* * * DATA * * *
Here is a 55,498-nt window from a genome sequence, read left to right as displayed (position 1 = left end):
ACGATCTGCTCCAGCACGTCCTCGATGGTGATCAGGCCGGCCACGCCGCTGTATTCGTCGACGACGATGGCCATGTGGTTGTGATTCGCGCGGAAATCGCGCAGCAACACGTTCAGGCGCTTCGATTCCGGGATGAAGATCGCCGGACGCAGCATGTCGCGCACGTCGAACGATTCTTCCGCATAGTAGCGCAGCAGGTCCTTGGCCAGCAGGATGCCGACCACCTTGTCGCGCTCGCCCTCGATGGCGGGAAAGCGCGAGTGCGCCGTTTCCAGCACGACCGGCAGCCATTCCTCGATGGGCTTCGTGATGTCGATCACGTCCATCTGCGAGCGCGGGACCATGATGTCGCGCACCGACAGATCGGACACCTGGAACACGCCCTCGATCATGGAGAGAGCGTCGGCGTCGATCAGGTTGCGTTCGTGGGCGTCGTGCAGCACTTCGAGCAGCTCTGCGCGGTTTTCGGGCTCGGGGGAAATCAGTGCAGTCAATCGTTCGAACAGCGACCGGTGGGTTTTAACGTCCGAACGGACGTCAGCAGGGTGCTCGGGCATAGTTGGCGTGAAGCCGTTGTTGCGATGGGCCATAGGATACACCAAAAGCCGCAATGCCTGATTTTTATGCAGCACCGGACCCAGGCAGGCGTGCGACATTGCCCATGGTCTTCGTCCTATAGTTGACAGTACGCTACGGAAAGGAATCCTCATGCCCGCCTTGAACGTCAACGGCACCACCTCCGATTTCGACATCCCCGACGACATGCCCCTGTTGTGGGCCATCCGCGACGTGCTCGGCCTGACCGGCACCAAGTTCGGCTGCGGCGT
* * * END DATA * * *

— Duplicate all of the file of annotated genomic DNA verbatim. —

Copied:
Here is a 55,498-nt window from a genome sequence, read left to right as displayed (position 1 = left end):
ACGATCTGCTCCAGCACGTCCTCGATGGTGATCAGGCCGGCCACGCCGCTGTATTCGTCGACGACGATGGCCATGTGGTTGTGATTCGCGCGGAAATCGCGCAGCAACACGTTCAGGCGCTTCGATTCCGGGATGAAGATCGCCGGACGCAGCATGTCGCGCACGTCGAACGATTCTTCCGCATAGTAGCGCAGCAGGTCCTTGGCCAGCAGGATGCCGACCACCTTGTCGCGCTCGCCCTCGATGGCGGGAAAGCGCGAGTGCGCCGTTTCCAGCACGACCGGCAGCCATTCCTCGATGGGCTTCGTGATGTCGATCACGTCCATCTGCGAGCGCGGGACCATGATGTCGCGCACCGACAGATCGGACACCTGGAACACGCCCTCGATCATGGAGAGAGCGTCGGCGTCGATCAGGTTGCGTTCGTGGGCGTCGTGCAGCACTTCGAGCAGCTCTGCGCGGTTTTCGGGCTCGGGGGAAATCAGTGCAGTCAATCGTTCGAACAGCGACCGGTGGGTTTTAACGTCCGAACGGACGTCAGCAGGGTGCTCGGGCATAGTTGGCGTGAAGCCGTTGTTGCGATGGGCCATAGGATACACCAAAAGCCGCAATGCCTGATTTTTATGCAGCACCGGACCCAGGCAGGCGTGCGACATTGCCCATGGTCTTCGTCCTATAGTTGACAGTACGCTACGGAAAGGAATCCTCATGCCCGCCTTGAACGTCAACGGCACCACCTCCGATTTCGACATCCCCGACGACATGCCCCTGTTGTGGGCCATCCGCGACGTGCTCGGCCTGACCGGCACCAAGTTCGGCTGCGGCGT